what motivates us

Once upon a time when there was a drumbeat about motivating employees, I used to be sick of the term motivation. But of late, I was getting interested in motivation. Maybe it is a sign of me getting absorbed into The Matrix, but I think I am interested in it to satisfy my curiosity about what motivates certain people and keeps them going. I started reading Dan Pink’s Drive: Surprising Truth About What Motivates Us just before returning from onsite – I had to return it at library, will try to finish it some time. Couple of days back I saw two related Motivational Theories in a comment in a HR blog.


Theory X and Theory Y – X says that employees are inherently lazy and managers should monitor/control work. Y states that employees maybe self motivated, ambitious and can exercise self-control. It is interesting to see how many managers think theory X is correct vs. theory Y. As usual, most might fall between both.

Two Factor Theory – states that there are two sets of factors – one of which gives job satisfaction (challenge, recognition, responsibility) and other is hygiene (job, security, salary) lack of which can lead to job dissatisfaction. One interesting thing there for me is, it says improvement in hygiene doesn’t lead to increasing job satisfaction, but only reduces job dissatisfaction – that the factors act independently. Basically that means we should address hygiene and then move on to address other set of factors.

The book, Drive, so far said two things that were interesting:- one is that you need not work up through the Maslow’s hierarchy of needs (pyramid with basic human need at bottom to self realization/actualization at top), but you can satisfy multiple needs simultaneously (like a struggling actor giving quality performance). Second is that carrot/stick works to an extent beyond which only autonomy, mastery of work and purpose drives people.

Lastly – another interesting thing was Results Only Work Environment (ROWE) – let people have their way with where/when/how they work, but it only matters whether the intended result was achieved.

Creating a culture in a large organization would be tough (especially with things like ROWE), but it will be interesting to understand what motivates different people and work on creating the best environment possible for them.

advices

‘Clutch is your friend’ – for an amateur stick shift driver (first week of driving to office), that is a good advice. Whenever in doubt, press the clutch – comes to use for me often, gives me a moment to think which gear to use and what to do.

Another good advice was to ‘just take the car and drive, don’t think it will take a month of observation before you start’ – if you are by someone’s side, you will always be wondering how they manage to drive without getting hit or hitting someone, but if you are in that seat, you will figure it out. Of course it is only after some driving classes and 5+ years of driving automatic gear, but I wouldn’t have ventured out so soon if it weren’t for that advice.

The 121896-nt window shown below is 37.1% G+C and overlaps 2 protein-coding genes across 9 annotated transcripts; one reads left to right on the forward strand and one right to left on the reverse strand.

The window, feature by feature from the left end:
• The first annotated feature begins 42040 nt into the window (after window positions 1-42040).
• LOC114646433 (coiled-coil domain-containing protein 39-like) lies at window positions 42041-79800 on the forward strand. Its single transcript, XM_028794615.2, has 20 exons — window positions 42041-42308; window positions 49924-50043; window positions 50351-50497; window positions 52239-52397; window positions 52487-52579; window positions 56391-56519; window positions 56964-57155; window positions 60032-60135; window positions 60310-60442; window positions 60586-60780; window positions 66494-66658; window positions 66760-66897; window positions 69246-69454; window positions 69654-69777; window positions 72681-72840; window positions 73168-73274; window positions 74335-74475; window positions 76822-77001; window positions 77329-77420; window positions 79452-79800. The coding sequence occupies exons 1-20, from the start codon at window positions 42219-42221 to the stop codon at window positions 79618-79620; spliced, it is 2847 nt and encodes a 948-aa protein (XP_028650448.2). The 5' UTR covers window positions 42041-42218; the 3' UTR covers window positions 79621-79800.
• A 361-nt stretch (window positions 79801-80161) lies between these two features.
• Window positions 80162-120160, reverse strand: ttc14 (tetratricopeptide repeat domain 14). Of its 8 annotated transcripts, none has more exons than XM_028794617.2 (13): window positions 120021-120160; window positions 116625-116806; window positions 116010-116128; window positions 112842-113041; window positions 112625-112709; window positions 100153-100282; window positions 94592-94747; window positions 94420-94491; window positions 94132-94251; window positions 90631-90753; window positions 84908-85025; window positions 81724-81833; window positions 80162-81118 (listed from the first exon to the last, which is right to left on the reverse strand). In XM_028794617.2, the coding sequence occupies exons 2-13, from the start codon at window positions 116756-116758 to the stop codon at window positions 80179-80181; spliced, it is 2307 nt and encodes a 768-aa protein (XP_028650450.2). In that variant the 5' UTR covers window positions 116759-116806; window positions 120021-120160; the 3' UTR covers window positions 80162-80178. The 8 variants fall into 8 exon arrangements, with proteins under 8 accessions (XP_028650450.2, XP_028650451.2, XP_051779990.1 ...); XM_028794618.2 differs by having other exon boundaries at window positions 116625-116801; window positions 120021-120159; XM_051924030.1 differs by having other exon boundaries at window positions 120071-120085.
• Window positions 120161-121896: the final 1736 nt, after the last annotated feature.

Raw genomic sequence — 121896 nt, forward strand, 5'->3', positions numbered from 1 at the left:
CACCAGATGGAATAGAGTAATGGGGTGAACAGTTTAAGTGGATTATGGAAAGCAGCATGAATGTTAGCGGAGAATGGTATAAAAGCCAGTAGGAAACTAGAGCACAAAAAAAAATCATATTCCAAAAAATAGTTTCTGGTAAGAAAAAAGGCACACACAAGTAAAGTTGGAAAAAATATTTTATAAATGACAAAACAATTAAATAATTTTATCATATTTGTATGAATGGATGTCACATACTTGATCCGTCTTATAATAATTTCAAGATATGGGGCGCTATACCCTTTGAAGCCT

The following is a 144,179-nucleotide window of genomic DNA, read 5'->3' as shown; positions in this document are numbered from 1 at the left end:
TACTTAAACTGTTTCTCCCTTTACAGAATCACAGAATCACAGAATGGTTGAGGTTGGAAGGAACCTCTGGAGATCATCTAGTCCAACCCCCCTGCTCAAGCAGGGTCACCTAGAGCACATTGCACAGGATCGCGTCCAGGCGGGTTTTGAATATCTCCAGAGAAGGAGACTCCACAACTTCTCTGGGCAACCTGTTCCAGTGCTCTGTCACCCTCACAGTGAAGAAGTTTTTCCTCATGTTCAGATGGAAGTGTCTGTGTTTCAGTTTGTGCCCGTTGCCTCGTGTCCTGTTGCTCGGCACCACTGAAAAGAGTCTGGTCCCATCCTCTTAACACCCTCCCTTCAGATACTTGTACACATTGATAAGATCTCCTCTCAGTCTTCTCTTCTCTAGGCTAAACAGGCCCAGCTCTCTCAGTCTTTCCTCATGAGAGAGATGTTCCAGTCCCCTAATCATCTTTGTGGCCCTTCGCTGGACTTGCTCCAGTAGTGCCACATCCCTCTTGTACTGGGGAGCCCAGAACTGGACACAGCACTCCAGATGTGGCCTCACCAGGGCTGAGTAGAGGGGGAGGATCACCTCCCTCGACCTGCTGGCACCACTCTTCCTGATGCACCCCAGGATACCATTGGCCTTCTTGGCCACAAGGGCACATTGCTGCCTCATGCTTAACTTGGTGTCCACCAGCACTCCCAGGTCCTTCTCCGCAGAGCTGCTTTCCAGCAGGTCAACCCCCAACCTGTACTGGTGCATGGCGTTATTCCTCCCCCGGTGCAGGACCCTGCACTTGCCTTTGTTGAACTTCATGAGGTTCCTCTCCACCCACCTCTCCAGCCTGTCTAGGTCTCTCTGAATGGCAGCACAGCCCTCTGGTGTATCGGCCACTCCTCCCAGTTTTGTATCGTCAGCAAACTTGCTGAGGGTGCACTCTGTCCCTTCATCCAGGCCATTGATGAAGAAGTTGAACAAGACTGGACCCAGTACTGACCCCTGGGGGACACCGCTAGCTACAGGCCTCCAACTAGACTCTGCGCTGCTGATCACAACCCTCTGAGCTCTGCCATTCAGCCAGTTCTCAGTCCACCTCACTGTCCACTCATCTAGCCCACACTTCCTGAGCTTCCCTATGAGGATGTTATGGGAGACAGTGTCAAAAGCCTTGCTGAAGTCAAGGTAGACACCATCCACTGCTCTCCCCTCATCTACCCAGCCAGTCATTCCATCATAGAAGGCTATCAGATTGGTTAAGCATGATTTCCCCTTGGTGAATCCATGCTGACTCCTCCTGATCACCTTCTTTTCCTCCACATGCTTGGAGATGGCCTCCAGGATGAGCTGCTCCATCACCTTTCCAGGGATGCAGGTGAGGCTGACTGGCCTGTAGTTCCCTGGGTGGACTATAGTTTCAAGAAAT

Third advice was a story that someone thought everybody was driving like they were mad and drunk, so he also drove like mad and drunk and it all worked out at the end. I don’t intend to drive like mad or drunk, but it helped to figure out that expect no courtesy and if you are too courteous, you will be late to office.

I remember some people solely because of some of these nuggets. Like a friend who said only one thing after our daughter was born – he said ‘remember always that you are not the first parents in this world and your case is probably not going to be unique’. Came to use in numerous situations when we panic for silliest of reasons or get stressed out due to lack of sleep..

winning

For me, world cup is dead – my two teams (England because of Rooney/Gerrard and Argentina because of Tevez) are out of it. I have been thinking about management lessons in football – for some time now, especially with coaches like Arsene Wenger and Alex Ferguson – on why they are able to maintain quality and control for so long (apart from the fact that they are managing rich clubs). Anyway here is some pseudo psychological pseudo management theory in no particular sequence – in the lines of Tom Peters et al (just finished The Little Big Things by Tom Peters) –



1.   Team that wants the ball more, goes after it, chases it, intercepts rather than waiting for it – wins. From my frustration of England giving away ball and then passively running after it.

2.   There is some sense of purpose, larger goal (defending honor as best team, underdogs on a run, pride / national glory, utter loyalty to boss, reputation as a fighter, history etc) behind winning teams. Irony is that you need to create a larger goal/story, but if you manufacture one you automatically fail. You need to believe in the story, live it and don’t even realize that you are creating the story. England did not have one and Argentina had one, but now it seems hollow.

3.   There is extra confidence, extra ability, and creativity in a team that is winning. Winning follows more winning.

4.   Winning manager is defending his team every step of the way – not barking at them. I don’t understand why Capello should continue.

5.   Respect should be there – whether that is because of ability or an iron hand will make the difference. If there is no respect, they are doomed anyway.